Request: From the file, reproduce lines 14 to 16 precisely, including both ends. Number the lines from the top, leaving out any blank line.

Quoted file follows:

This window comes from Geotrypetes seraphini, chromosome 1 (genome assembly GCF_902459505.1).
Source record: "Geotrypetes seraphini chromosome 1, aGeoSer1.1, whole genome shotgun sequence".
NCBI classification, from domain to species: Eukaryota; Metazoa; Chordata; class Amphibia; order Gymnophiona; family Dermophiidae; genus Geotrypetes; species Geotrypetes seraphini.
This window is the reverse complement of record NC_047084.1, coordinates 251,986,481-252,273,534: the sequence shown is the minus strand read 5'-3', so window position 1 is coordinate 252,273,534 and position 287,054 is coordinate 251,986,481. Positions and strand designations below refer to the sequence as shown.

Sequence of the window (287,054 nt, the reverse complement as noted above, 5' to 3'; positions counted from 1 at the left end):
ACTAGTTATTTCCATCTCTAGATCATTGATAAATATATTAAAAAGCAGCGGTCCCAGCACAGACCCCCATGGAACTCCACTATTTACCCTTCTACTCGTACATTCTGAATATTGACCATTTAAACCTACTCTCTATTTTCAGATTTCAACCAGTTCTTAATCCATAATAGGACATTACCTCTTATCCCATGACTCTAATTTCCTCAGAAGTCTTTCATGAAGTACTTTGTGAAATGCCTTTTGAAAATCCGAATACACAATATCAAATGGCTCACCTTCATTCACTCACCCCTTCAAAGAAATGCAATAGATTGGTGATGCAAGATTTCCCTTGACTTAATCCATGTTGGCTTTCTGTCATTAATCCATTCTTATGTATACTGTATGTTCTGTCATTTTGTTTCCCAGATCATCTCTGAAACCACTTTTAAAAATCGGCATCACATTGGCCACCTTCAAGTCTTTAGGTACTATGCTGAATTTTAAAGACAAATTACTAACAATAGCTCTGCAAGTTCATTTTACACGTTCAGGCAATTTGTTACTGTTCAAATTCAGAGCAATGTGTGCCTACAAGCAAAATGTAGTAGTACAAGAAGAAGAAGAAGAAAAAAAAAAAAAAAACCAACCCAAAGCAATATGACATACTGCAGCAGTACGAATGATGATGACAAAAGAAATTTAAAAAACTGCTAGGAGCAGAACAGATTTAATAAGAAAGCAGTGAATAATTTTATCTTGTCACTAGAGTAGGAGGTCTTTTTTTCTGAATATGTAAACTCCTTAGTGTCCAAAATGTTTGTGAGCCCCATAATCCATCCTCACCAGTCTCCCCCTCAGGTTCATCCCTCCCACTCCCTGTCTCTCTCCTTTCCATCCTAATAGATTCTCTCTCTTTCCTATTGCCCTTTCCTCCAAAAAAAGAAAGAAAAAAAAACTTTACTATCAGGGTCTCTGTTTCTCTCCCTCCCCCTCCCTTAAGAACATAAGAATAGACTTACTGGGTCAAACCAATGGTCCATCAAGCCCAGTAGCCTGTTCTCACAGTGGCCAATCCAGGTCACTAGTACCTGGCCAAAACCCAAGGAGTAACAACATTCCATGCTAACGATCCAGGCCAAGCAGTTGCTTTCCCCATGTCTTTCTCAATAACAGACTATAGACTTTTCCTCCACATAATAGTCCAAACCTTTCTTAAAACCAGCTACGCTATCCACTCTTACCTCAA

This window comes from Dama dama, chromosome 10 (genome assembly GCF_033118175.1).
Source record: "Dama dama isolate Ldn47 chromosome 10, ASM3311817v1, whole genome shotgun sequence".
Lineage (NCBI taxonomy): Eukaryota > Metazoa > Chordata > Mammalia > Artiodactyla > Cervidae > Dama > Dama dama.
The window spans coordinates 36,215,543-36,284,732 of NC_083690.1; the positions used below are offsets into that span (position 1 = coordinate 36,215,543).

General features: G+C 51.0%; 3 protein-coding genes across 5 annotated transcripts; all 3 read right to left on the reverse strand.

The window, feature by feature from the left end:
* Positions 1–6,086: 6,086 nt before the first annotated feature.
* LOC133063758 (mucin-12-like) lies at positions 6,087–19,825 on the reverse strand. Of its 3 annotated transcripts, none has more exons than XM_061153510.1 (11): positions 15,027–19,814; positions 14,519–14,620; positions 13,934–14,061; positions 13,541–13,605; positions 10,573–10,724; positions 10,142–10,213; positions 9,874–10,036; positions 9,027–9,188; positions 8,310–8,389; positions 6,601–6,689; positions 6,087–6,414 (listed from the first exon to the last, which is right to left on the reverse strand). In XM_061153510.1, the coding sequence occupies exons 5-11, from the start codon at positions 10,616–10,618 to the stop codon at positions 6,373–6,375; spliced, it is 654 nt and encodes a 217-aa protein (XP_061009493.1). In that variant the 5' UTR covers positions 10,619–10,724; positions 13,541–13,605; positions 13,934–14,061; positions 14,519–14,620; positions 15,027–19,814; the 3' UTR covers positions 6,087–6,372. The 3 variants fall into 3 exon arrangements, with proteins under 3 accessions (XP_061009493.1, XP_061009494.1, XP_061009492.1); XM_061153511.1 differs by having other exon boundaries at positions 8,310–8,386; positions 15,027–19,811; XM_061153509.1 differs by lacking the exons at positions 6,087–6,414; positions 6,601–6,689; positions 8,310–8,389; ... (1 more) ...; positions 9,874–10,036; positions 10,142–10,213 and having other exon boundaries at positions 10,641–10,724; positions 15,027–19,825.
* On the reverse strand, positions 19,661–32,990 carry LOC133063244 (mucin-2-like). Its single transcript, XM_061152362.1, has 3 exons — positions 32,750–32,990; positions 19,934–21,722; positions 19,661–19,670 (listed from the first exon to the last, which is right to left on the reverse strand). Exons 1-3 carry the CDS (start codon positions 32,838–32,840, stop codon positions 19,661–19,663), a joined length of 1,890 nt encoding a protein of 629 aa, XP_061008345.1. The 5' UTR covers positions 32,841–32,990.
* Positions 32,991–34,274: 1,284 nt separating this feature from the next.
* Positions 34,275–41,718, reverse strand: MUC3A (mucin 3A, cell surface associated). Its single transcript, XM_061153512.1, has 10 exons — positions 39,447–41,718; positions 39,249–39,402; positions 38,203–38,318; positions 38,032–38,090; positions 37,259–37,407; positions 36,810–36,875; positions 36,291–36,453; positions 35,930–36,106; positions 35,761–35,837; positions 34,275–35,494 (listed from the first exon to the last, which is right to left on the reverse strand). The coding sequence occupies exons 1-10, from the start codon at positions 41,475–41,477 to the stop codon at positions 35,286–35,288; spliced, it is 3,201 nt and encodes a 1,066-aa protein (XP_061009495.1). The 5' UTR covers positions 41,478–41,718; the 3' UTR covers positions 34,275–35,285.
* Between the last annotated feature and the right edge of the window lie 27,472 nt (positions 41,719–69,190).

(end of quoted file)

* LOC133063758 (mucin-12-like) lies at positions 6,087–19,825 on the reverse strand. Of its 3 annotated transcripts, none has more exons than XM_061153510.1 (11): positions 15,027–19,814; positions 14,519–14,620; positions 13,934–14,061; positions 13,541–13,605; positions 10,573–10,724; positions 10,142–10,213; positions 9,874–10,036; positions 9,027–9,188; positions 8,310–8,389; positions 6,601–6,689; positions 6,087–6,414 (listed from the first exon to the last, which is right to left on the reverse strand). In XM_061153510.1, the coding sequence occupies exons 5-11, from the start codon at positions 10,616–10,618 to the stop codon at positions 6,373–6,375; spliced, it is 654 nt and encodes a 217-aa protein (XP_061009493.1). In that variant the 5' UTR covers positions 10,619–10,724; positions 13,541–13,605; positions 13,934–14,061; positions 14,519–14,620; positions 15,027–19,814; the 3' UTR covers positions 6,087–6,372. The 3 variants fall into 3 exon arrangements, with proteins under 3 accessions (XP_061009493.1, XP_061009494.1, XP_061009492.1); XM_061153511.1 differs by having other exon boundaries at positions 8,310–8,386; positions 15,027–19,811; XM_061153509.1 differs by lacking the exons at positions 6,087–6,414; positions 6,601–6,689; positions 8,310–8,389; ... (1 more) ...; positions 9,874–10,036; positions 10,142–10,213 and having other exon boundaries at positions 10,641–10,724; positions 15,027–19,825.
* On the reverse strand, positions 19,661–32,990 carry LOC133063244 (mucin-2-like). Its single transcript, XM_061152362.1, has 3 exons — positions 32,750–32,990; positions 19,934–21,722; positions 19,661–19,670 (listed from the first exon to the last, which is right to left on the reverse strand). Exons 1-3 carry the CDS (start codon positions 32,838–32,840, stop codon positions 19,661–19,663), a joined length of 1,890 nt encoding a protein of 629 aa, XP_061008345.1. The 5' UTR covers positions 32,841–32,990.
* Positions 32,991–34,274: 1,284 nt separating this feature from the next.